One of the big NBA storylines over the past few weeks has been the continued struggles of the Indiana Pacers. After rushing out to a sizable lead in the Eastern Conference, Indiana dropped behind Miami at one point, before finally rallying to re-take the number-one seed.
However, even with the way that Indiana limped down the stretch, not many people seriously expected the Atlanta Hawks to challenge them in the first round. This is, after all, the same Hawks team that lost their star center, Al Horford, to a torn pectoral muscle early in the season, and barely held off the disastrous Knicks for the East’s eighth seed.
But you can throw out everything that’s happened up to this point because a 38-win Atlanta squad holds a 1-0 lead in this series. So the question now becomes, are the Pacers headed for a downfall of epic proportions in the first round?
The obvious takeaway from Game 1 is that the Hawks’ big players, Jeff Teague and Paul Millsap, really showed up when it counted. Teague scored 28 points and dished out five assists while Millsap provided 25 points and eight rebounds. Aside from their stars playing well, the Hawks shot pretty well from the outside, hitting 11 out of a franchise-record 30 three-point attempts (36.7%). And this is exactly where Atlanta’s advantage lies in the series – outside shooting.
Indiana knew well in advance that their opponent is a perimeter-oriented team. David West said as much before Game 1 when he called the Hawks a “jump shooting team.” But the Pacers didn’t do a great job of forcing Atlanta out of their comfort zone. This isn’t a team that’s going to take many shots over Roy Hibbert and West in the paint. They’re going to put the ball in Teague’s hands in isolation sets and let him create opportunities with his quickness.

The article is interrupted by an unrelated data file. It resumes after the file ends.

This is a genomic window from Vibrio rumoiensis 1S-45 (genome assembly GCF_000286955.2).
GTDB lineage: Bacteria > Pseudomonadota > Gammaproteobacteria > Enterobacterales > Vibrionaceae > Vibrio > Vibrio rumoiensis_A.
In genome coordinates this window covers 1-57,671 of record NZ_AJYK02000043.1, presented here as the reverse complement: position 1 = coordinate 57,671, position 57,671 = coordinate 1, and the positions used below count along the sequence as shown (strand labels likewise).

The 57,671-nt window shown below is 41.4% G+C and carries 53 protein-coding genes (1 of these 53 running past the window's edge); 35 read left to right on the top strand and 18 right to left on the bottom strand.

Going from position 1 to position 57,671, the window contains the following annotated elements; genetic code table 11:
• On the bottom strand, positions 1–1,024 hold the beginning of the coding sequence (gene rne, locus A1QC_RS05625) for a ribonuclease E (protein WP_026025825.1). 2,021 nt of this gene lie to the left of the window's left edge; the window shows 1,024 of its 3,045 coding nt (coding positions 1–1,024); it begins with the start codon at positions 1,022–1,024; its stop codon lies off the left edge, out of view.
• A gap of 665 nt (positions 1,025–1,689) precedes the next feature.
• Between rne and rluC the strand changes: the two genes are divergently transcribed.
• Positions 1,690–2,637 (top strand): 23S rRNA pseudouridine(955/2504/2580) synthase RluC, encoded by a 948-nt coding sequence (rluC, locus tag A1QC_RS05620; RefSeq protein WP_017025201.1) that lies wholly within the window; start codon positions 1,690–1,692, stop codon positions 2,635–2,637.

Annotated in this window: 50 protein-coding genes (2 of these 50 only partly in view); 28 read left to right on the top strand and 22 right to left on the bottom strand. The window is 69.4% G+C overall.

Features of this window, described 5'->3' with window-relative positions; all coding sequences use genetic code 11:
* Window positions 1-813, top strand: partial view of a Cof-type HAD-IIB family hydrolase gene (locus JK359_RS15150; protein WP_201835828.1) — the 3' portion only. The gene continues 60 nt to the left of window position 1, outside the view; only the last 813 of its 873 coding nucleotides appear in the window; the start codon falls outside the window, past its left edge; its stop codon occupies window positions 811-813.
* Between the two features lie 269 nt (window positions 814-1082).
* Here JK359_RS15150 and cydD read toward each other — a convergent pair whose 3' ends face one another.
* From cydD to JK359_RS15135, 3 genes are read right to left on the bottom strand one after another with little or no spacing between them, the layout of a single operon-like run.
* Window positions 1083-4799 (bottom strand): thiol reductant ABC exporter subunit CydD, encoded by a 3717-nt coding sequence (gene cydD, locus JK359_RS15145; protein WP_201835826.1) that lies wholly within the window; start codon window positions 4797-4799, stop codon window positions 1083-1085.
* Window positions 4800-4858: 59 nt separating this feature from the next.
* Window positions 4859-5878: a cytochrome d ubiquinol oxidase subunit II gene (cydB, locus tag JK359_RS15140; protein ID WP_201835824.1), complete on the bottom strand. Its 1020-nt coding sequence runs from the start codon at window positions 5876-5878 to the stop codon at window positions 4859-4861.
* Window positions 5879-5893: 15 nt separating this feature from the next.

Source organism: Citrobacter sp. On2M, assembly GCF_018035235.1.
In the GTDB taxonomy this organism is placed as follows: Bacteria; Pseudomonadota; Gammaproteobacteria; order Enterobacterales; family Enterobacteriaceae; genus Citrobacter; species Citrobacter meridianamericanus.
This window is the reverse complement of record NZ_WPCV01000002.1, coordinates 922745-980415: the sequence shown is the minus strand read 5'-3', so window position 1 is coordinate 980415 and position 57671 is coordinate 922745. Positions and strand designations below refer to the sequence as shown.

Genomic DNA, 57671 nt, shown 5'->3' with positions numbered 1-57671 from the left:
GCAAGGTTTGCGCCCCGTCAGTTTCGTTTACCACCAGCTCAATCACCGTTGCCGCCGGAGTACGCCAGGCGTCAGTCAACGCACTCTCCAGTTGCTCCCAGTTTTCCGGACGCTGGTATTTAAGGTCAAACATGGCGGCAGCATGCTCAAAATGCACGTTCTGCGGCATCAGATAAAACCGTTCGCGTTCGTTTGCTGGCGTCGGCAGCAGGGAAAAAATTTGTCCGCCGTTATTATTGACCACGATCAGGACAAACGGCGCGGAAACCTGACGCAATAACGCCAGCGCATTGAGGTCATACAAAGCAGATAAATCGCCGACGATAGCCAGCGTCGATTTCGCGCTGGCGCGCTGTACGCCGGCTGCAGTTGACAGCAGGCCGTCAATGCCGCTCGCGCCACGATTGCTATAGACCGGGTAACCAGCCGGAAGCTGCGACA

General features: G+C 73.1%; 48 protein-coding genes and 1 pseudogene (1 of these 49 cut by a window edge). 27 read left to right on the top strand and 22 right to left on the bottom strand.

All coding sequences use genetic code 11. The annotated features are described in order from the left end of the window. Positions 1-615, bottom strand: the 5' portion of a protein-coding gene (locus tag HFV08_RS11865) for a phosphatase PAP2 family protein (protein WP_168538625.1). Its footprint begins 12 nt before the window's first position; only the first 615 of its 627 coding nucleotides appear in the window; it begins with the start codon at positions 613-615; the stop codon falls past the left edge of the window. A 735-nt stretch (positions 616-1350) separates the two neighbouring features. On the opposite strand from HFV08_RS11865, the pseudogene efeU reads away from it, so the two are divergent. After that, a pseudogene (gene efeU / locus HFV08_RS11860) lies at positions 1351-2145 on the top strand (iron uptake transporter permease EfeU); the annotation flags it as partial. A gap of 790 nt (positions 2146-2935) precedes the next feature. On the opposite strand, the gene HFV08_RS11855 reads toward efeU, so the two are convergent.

Closing out on Atlanta’s shooters wasn’t Indiana’s only problem. Their go-to swingman, Paul George, scored 24 points, but hit just 6-of-18 shots. West wasn’t much better as he made 4-of-10 attempts in a quiet, 8-point effort. Hibbert’s 4-of-9 shooting didn’t look so bad, until you consider that he made two garbage-time layups near the end. Then there was Louis Scola, who was the opposite of firepower off the bench with his 0-for-6 shooting effort. Coupled with the loss, it’s no wonder why Scola was later seen staring at the locker room floor.
Finally, there was the third quarter, where Atlanta went on a game-defining 14-0 run that put them ahead by a score of 74-58. From here, it was all about protecting their lead for Atlanta, which they did fairly well en route to a 101-93 victory.
Indiana is of course trying to remain optimistic about their outlook. “It’s frustrating. It’s frustrating, but it’s a long series,” George said following the disappointing loss. “It’s just one game and that’s the way we have to look at it.”
However, this one game was on the home floor of the NBA’s best home team. Now they face the prospect of having to win four out of six games, with three of these contests being in Atlanta. It’s not an impossible task for a talented team that looked so good to open the season. But the Pacers have to find a way to keep the Hawks from continually spreading the floor and getting open looks from beyond the arc.